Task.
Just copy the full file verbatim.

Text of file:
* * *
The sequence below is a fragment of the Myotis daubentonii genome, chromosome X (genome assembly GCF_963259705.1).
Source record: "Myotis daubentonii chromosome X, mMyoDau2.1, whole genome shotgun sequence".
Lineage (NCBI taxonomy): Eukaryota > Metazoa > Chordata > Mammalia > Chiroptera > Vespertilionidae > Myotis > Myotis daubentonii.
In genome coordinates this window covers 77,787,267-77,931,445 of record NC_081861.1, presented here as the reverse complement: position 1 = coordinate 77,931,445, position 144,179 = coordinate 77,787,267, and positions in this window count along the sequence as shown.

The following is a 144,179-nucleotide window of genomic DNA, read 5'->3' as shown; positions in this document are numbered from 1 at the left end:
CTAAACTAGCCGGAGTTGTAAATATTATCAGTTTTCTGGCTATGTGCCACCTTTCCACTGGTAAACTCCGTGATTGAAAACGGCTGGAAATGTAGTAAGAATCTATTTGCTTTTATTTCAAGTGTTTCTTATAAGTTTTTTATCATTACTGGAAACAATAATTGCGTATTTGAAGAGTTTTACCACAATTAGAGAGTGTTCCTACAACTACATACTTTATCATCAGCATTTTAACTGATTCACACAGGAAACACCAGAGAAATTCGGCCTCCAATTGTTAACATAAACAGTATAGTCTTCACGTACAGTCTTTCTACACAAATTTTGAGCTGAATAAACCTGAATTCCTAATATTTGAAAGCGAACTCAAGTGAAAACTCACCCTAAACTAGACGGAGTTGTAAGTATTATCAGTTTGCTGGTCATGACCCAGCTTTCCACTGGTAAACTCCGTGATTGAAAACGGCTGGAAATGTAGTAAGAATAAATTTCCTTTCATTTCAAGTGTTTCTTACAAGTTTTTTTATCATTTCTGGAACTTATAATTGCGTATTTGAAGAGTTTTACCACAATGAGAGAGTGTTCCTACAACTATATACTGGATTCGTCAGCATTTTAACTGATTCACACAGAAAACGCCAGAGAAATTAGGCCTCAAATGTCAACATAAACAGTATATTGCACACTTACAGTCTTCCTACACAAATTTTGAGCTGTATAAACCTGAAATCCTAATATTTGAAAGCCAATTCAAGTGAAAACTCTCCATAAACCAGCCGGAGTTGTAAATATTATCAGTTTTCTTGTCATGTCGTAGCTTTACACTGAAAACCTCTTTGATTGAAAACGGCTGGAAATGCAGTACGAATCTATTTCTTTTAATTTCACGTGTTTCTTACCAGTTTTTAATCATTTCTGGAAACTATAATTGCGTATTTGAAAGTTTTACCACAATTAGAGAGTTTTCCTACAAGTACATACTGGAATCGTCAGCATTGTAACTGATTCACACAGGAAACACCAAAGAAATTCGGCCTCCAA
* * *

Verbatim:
The sequence below is a fragment of the Myotis daubentonii genome, chromosome X (genome assembly GCF_963259705.1).
Source record: "Myotis daubentonii chromosome X, mMyoDau2.1, whole genome shotgun sequence".
Lineage (NCBI taxonomy): Eukaryota > Metazoa > Chordata > Mammalia > Chiroptera > Vespertilionidae > Myotis > Myotis daubentonii.
In genome coordinates this window covers 77,787,267-77,931,445 of record NC_081861.1, presented here as the reverse complement: position 1 = coordinate 77,931,445, position 144,179 = coordinate 77,787,267, and positions in this window count along the sequence as shown.

The following is a 144,179-nucleotide window of genomic DNA, read 5'->3' as shown; positions in this document are numbered from 1 at the left end:
CTAAACTAGCCGGAGTTGTAAATATTATCAGTTTTCTGGCTATGTGCCACCTTTCCACTGGTAAACTCCGTGATTGAAAACGGCTGGAAATGTAGTAAGAATCTATTTGCTTTTATTTCAAGTGTTTCTTATAAGTTTTTTATCATTACTGGAAACAATAATTGCGTATTTGAAGAGTTTTACCACAATTAGAGAGTGTTCCTACAACTACATACTTTATCATCAGCATTTTAACTGATTCACACAGGAAACACCAGAGAAATTCGGCCTCCAATTGTTAACATAAACAGTATAGTCTTCACGTACAGTCTTTCTACACAAATTTTGAGCTGAATAAACCTGAATTCCTAATATTTGAAAGCGAACTCAAGTGAAAACTCACCCTAAACTAGACGGAGTTGTAAGTATTATCAGTTTGCTGGTCATGACCCAGCTTTCCACTGGTAAACTCCGTGATTGAAAACGGCTGGAAATGTAGTAAGAATAAATTTCCTTTCATTTCAAGTGTTTCTTACAAGTTTTTTTATCATTTCTGGAACTTATAATTGCGTATTTGAAGAGTTTTACCACAATGAGAGAGTGTTCCTACAACTATATACTGGATTCGTCAGCATTTTAACTGATTCACACAGAAAACGCCAGAGAAATTAGGCCTCAAATGTCAACATAAACAGTATATTGCACACTTACAGTCTTCCTACACAAATTTTGAGCTGTATAAACCTGAAATCCTAATATTTGAAAGCCAATTCAAGTGAAAACTCTCCATAAACCAGCCGGAGTTGTAAATATTATCAGTTTTCTTGTCATGTCGTAGCTTTACACTGAAAACCTCTTTGATTGAAAACGGCTGGAAATGCAGTACGAATCTATTTCTTTTAATTTCACGTGTTTCTTACCAGTTTTTAATCATTTCTGGAAACTATAATTGCGTATTTGAAAGTTTTACCACAATTAGAGAGTTTTCCTACAAGTACATACTGGAATCGTCAGCATTGTAACTGATTCACACAGGAAACACCAAAGAAATTCGGCCTCCAA